Vegetable Seeds to Start In April For Zone 3-5 Gardening (Simple Guide)

Read on to find out exactly what seeds to start in April to boost your garden’s productivity in our short zone three growing season. Make the most of your precious in ground growing time by starting several of your garden staples in April. This will guide help ensure that your plants reach maturity before a late August or Early September frost sweeps in!

Growing Zones

Plant hardiness zones are traditionally used by gardeners, farmers, and other growers to understand which plants will grow, thrive, come to maturity, and survive the winter. When making a plan about what seeds to plant in April, it is important to thing about your growing zone and how much time you have to grow your harvest before the threat of frost arrives.

Canadian Plant Hardiness (Growing) Zones

Canadian hardiness scales are calculated using seven different factors including daily minimum and maximum temperatures, frost free days (above 0°C), snow depth, wind, rainfall, and suitability. Click here to find out about your Canadian Hardiness Zone.

USDA Plant Hardiness (Growing) Zones

USDA growing zones are based solely on the average annual minimum temperature of an area. It is divided into 10°F zones. Click here to find out about your USDA Hardiness Zone.

Tips + Tricks

Designate a space in your house or garage that is warm (21°C or 60-70°F). This space should have access to plenty of natural light. Ideally you will start seeds with grow lights but natural south facing windows work great too! Make sure that this space has “room to grow” as your seedlings grow and have individual transplanting needs.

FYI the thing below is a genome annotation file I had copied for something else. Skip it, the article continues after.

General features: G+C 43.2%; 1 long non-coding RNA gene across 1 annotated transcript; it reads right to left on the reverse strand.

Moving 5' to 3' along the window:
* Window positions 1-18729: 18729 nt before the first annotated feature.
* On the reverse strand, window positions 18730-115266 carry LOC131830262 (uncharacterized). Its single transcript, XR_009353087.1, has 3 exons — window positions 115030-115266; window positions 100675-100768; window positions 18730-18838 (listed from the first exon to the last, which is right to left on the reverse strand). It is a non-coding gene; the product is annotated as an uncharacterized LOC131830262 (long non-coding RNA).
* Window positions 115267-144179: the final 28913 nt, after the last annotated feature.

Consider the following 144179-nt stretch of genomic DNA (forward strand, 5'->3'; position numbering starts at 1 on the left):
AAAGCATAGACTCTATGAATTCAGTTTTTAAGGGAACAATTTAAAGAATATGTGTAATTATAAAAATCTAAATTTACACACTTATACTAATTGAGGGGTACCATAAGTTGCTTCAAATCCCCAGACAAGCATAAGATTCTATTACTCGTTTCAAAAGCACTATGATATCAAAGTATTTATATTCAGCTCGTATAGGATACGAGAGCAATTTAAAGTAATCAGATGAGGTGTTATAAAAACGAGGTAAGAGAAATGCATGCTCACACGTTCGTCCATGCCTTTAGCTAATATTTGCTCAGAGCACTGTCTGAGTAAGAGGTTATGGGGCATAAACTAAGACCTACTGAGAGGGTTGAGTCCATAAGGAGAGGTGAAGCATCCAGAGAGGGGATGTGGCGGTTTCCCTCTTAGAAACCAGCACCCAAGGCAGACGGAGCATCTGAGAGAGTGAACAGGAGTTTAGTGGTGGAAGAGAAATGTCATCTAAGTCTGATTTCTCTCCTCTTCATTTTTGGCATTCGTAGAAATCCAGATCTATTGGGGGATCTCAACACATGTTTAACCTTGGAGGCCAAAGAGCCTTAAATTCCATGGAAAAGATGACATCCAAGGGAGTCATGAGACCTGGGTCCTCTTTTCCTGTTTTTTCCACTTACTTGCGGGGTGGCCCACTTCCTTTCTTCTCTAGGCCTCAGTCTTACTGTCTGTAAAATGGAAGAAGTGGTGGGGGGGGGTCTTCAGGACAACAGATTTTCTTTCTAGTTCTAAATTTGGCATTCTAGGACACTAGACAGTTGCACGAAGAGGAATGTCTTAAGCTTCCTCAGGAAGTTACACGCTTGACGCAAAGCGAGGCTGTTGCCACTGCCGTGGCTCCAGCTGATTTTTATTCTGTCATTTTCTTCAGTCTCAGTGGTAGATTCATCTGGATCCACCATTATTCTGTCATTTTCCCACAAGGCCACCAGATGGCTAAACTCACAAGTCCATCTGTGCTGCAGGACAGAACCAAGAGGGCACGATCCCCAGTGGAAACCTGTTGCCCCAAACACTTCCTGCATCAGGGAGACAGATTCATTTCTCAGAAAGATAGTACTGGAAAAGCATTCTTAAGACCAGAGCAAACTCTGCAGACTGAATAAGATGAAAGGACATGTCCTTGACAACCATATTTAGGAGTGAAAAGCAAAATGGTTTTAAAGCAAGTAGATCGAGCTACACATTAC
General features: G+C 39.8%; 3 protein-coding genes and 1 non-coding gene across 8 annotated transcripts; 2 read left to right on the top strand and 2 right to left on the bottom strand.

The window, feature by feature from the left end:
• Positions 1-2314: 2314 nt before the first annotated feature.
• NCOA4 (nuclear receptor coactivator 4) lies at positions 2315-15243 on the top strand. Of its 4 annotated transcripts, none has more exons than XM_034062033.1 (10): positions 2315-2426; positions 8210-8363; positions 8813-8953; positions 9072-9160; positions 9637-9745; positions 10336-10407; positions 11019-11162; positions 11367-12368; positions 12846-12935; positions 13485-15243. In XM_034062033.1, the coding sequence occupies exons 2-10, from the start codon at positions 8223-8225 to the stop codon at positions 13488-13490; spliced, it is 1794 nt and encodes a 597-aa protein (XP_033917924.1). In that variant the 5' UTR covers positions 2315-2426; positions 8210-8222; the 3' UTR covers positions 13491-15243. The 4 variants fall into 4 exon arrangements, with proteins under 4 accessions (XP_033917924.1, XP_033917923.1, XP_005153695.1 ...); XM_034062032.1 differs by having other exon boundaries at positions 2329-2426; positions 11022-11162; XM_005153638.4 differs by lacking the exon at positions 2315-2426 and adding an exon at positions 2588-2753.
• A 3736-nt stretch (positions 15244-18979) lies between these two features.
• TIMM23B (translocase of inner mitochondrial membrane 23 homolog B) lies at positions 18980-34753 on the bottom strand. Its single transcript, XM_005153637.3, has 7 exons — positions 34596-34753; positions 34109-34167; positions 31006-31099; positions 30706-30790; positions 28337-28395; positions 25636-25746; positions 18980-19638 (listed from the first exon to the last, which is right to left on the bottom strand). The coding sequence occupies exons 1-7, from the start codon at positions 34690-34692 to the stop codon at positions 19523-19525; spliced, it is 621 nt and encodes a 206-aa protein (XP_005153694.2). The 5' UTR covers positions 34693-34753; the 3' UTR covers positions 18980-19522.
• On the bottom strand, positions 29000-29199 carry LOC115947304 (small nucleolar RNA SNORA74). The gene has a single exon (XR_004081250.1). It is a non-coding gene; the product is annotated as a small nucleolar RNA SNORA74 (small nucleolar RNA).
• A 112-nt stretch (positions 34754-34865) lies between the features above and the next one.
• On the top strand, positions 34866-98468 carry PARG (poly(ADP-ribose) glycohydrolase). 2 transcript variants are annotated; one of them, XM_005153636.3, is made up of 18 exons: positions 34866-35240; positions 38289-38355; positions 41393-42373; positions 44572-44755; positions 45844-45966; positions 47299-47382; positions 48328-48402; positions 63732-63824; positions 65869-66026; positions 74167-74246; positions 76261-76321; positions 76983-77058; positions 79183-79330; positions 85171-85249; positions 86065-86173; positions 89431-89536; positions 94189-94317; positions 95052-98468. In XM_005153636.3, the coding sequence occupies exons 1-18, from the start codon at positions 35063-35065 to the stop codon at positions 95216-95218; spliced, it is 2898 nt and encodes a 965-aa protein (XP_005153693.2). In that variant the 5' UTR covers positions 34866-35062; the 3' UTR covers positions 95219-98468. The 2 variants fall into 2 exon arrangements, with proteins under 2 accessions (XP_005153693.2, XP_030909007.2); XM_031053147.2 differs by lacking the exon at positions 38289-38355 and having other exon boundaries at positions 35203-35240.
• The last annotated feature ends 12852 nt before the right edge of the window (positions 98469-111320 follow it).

Know your frost dates and use your seed packages to find out exactly when each seed should be started. Organize the seeds that need to be started each month in separate envelopes or ziplock bags. Packages will often advise you to plant ‘x’ amount of days before last frost. is a great resource to help you find your own growing zone and your unique frost dates.

In Northern Alberta our last frost date is typically between May 21-31st and the first frost date in the fall lies between September 1st and 10th. The best reference for when you should plant individual seeds is the back of your unique seed package or the website that you ordered them from.

Use soil blocks to produce healthy seedlings that can be started in close proximity. Check out my newest tutorial to discover how to mix, pack, and press soil blocks of various sizes easily.

Seeds to Start in April: List

Seeds to Plant in April- plant Information:

Broccoli: Many species of broccoli take up to 100 days to reach full maturity! Maximize your growing time by sowing them in early March.

Brussels sprouts: These sprouts take 100-120 days to reach full maturity. Yikes! Start early for best results.

Cabbage: Most types of cabbage take a minimum of 70 days to reach full maturity. They should be started indoor 8-10 weeks before last frost. Once you transfer them into the garden, they should be protected from bugs using fine netting or your preferred insect deterrent.

Cauliflower: It is recommended that you wait to transplant cauliflower into the garden until it has 4-5 leaves. This growth can take upwards of six weeks. It is best to start this mid-late April.

Corn (late april): Corn is a late bloomer and depending on the variety it requires a longer growing season. Start indoors to help it along.

Cucumber (If you have a lot of room-Late April):

Lettuce + Kale: These two greens can be started indoors for an early harvest or direct sown into the ground.

Kohlrabi: Kohlrabi can be started in late April for a timely summer harvest.

Leek: The earlier you get your leeks planted, the longer their stems have to thicken. Late planted leaks will have a thinner stem.

Zucchini + Other Summer Squash: Summer squash can be planted in late April to allow it to get a head start on our short growing season.

Pumpkins, Butternut Squash + Other Winter Squash: Many winter squash take from 90-110 days to reach full maturity. They are delicate and a bit finicky to transplant but you wont regret starting them early to avoid being rushed by late august or early September frosts.

Click here to access my guide about what seeds to plant in March!

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